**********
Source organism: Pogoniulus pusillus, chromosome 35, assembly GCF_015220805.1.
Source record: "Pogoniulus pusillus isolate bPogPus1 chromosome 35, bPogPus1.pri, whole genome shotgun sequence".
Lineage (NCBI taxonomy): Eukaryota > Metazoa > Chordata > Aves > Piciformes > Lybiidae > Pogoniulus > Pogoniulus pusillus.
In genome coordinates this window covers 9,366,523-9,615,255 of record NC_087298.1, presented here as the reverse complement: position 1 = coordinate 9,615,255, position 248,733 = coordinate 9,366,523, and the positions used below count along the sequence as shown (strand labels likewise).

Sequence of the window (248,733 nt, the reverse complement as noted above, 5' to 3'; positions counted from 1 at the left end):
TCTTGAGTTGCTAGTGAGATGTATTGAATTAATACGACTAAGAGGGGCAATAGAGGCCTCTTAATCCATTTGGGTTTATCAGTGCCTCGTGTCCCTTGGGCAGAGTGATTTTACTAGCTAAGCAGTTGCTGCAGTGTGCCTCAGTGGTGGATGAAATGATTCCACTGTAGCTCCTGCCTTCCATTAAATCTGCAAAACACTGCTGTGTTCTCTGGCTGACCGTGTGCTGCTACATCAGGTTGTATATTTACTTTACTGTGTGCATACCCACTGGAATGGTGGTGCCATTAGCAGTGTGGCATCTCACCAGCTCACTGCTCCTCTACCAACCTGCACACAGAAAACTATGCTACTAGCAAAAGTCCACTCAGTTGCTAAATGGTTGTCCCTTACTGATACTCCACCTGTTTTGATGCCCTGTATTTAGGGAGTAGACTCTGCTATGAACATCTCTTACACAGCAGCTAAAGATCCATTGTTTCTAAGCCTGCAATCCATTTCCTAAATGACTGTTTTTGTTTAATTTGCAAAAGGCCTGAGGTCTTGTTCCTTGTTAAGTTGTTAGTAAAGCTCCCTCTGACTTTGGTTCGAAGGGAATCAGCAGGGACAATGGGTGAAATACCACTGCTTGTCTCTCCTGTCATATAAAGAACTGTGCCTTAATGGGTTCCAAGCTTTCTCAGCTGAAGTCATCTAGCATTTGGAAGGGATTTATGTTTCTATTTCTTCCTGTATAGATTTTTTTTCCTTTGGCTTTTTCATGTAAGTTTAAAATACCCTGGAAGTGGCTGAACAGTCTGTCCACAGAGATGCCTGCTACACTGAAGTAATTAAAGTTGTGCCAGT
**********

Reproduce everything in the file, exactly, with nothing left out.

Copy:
Source organism: Pogoniulus pusillus, chromosome 35, assembly GCF_015220805.1.
Source record: "Pogoniulus pusillus isolate bPogPus1 chromosome 35, bPogPus1.pri, whole genome shotgun sequence".
Lineage (NCBI taxonomy): Eukaryota > Metazoa > Chordata > Aves > Piciformes > Lybiidae > Pogoniulus > Pogoniulus pusillus.
In genome coordinates this window covers 9,366,523-9,615,255 of record NC_087298.1, presented here as the reverse complement: position 1 = coordinate 9,615,255, position 248,733 = coordinate 9,366,523, and the positions used below count along the sequence as shown (strand labels likewise).

Sequence of the window (248,733 nt, the reverse complement as noted above, 5' to 3'; positions counted from 1 at the left end):
TCTTGAGTTGCTAGTGAGATGTATTGAATTAATACGACTAAGAGGGGCAATAGAGGCCTCTTAATCCATTTGGGTTTATCAGTGCCTCGTGTCCCTTGGGCAGAGTGATTTTACTAGCTAAGCAGTTGCTGCAGTGTGCCTCAGTGGTGGATGAAATGATTCCACTGTAGCTCCTGCCTTCCATTAAATCTGCAAAACACTGCTGTGTTCTCTGGCTGACCGTGTGCTGCTACATCAGGTTGTATATTTACTTTACTGTGTGCATACCCACTGGAATGGTGGTGCCATTAGCAGTGTGGCATCTCACCAGCTCACTGCTCCTCTACCAACCTGCACACAGAAAACTATGCTACTAGCAAAAGTCCACTCAGTTGCTAAATGGTTGTCCCTTACTGATACTCCACCTGTTTTGATGCCCTGTATTTAGGGAGTAGACTCTGCTATGAACATCTCTTACACAGCAGCTAAAGATCCATTGTTTCTAAGCCTGCAATCCATTTCCTAAATGACTGTTTTTGTTTAATTTGCAAAAGGCCTGAGGTCTTGTTCCTTGTTAAGTTGTTAGTAAAGCTCCCTCTGACTTTGGTTCGAAGGGAATCAGCAGGGACAATGGGTGAAATACCACTGCTTGTCTCTCCTGTCATATAAAGAACTGTGCCTTAATGGGTTCCAAGCTTTCTCAGCTGAAGTCATCTAGCATTTGGAAGGGATTTATGTTTCTATTTCTTCCTGTATAGATTTTTTTTCCTTTGGCTTTTTCATGTAAGTTTAAAATACCCTGGAAGTGGCTGAACAGTCTGTCCACAGAGATGCCTGCTACACTGAAGTAATTAAAGTTGTGCCAGT